You can make some great woven potholders from up-cycled clothing! The potholders I just made from t-shirts, well I should specify and say actually from the sleeves of my daughter's old t-shirts, are so great I just had to share this idea with you. Plus I do believe that I sort of promised I'd try this out, so of course once again instead of actually cleaning for Passover I'm crafting with things I find a long the way! Well, I did go through some baskets of neglected laundry, which is how I found my materials, so a tiny bit of progress was made. Ha ha ha. Let's just keep it between you and me, shall we?
So while you're cleaning out the closets as a part of Spring cleaning or Passover preparations, do think about setting aside a few articles for some crafting fun. I'm quite sure you'll have more restraint that I do, and you'll be able to try this project out later when all the work is done, or at least hand it over to some kids old enough to do it all themselves?
I actually made two potholders from my finds from the neglected laundry basket. The pink and light green potholder was made from pink girl's knit tights, and the sleeves of a long-sleeved size girl's 8 t-shirt. The second t-shirt was made entirely from long sleeve t-shirt sleeves, and I should add, that with t-shirt material you can get a nicer sized potholder since it's less stretchy than tights and much less stretchy than store bought loops.
- a potholder loom
- up-cycled clothing for loop making: kid's long sleeved t-shirts, adult or child sized tights and pantyhose of any kind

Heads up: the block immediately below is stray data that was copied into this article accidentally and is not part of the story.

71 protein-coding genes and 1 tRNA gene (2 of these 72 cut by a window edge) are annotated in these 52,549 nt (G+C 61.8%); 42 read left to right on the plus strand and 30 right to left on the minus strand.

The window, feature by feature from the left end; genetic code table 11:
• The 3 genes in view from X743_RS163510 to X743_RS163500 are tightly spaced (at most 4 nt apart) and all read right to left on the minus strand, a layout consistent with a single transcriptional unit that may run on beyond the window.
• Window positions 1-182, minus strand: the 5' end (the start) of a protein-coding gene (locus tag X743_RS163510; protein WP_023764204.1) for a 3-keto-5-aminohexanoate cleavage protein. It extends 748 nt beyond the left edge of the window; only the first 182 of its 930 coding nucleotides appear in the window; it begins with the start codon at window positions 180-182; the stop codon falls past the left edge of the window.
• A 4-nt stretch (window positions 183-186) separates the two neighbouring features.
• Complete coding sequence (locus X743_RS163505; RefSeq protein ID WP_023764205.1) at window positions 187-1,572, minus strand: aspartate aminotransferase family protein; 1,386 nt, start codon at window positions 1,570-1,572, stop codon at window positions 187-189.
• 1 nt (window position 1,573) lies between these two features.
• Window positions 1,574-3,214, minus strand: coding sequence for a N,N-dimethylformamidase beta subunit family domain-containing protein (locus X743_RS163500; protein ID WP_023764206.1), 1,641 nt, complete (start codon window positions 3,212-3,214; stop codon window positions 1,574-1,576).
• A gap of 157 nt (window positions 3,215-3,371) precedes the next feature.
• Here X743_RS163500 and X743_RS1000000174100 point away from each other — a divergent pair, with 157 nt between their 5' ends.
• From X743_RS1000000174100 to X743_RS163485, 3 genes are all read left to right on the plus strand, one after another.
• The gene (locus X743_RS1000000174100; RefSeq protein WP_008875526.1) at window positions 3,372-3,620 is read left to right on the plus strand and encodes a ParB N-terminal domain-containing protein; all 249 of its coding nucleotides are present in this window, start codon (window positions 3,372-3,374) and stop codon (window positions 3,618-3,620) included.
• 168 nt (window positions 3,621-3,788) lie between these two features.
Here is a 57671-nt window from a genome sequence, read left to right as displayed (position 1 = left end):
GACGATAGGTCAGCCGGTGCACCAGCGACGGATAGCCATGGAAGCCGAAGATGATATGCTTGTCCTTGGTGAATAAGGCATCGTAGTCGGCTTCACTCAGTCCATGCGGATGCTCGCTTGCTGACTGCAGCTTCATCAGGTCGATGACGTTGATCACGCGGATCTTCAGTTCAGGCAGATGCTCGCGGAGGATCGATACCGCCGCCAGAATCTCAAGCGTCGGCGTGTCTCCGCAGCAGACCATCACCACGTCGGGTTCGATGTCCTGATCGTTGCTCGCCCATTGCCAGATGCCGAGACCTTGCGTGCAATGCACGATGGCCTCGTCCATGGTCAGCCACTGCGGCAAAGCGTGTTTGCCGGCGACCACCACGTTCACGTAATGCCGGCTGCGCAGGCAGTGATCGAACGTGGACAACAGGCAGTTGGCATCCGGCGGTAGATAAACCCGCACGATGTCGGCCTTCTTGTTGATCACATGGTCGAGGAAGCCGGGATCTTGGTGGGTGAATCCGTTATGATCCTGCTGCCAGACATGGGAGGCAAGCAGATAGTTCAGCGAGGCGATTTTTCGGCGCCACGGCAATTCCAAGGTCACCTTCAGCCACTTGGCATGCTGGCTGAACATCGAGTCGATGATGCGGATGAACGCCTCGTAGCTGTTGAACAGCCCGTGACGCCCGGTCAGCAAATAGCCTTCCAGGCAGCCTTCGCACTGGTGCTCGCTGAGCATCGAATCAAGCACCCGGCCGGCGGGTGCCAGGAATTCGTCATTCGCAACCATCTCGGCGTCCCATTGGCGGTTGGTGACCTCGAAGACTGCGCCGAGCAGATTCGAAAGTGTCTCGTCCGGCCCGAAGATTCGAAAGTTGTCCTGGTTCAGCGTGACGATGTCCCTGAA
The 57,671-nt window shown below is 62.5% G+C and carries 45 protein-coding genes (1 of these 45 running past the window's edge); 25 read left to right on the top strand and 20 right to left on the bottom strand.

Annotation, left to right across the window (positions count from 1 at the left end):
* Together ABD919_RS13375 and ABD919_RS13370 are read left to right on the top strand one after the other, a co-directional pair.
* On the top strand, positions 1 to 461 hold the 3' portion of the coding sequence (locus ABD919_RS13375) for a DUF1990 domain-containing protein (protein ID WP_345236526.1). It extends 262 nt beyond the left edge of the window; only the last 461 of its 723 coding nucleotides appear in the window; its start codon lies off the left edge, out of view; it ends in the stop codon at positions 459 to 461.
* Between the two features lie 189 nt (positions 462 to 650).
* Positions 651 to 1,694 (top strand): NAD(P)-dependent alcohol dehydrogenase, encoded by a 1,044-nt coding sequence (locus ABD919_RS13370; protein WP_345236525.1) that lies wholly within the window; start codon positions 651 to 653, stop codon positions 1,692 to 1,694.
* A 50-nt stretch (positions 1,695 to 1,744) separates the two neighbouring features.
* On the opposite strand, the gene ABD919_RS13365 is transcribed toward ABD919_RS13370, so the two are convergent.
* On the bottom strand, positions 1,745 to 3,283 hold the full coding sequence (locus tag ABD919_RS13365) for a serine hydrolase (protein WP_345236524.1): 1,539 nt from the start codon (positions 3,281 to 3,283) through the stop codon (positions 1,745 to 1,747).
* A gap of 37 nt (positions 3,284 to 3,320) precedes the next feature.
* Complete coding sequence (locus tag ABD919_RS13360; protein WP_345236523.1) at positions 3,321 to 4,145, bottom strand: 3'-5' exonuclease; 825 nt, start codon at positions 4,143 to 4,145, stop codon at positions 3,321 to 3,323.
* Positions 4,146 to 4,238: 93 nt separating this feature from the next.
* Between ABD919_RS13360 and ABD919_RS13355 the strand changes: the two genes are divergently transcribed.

- Cut off the feet of your tights, and the cuffs of your long sleeved t-shirts, and simply cut 1/2" slices along the length of the leg or sleeve. If any of your loops are a bit too long, you can always cut them and tie them a bit shorter if need be at the end of a row, I did this a few times.
- Stretch the loops so that they curl, and you're ready to go. In the photo above you'll see the pink tights loops already stretched and the t-shirt sleeve loops un-stretched.
- Set up your loom by stretching loops across the potholder in one direction, and weaving the loops across in the other direction.
- For a striped potholder like mine, set up the loom with a pink loop on every other tooth, and when weaving, weave with a pink loop on every other row.
- For a checkerboard pattern, examine the photo below, and set up the loom with half white and half yellow and then weave with half white and then half yellow.
- Remove the potholder from the loom by pulling one loop through the next, keeping in mind that the fourth side can get a bit difficult as the potholder tends to come off the loom and you have to do a bit of reweaving to finish it off. So it goes unless you make your own loom with tall nails, which would probably solve that problem!
Have a great time exploring potholder weaving with up-cycled clothing! And yes, you can make loops from t-shirt fabric by cutting elongated ellipses with a slit cut down the middle, though it's surely more time intensive. When I give that method a try I'll be sure to share it with you, not to worry. Happy Passover cleaning, I'm off to round up the kids to start on their rooms, wonder what treasure we'll find there?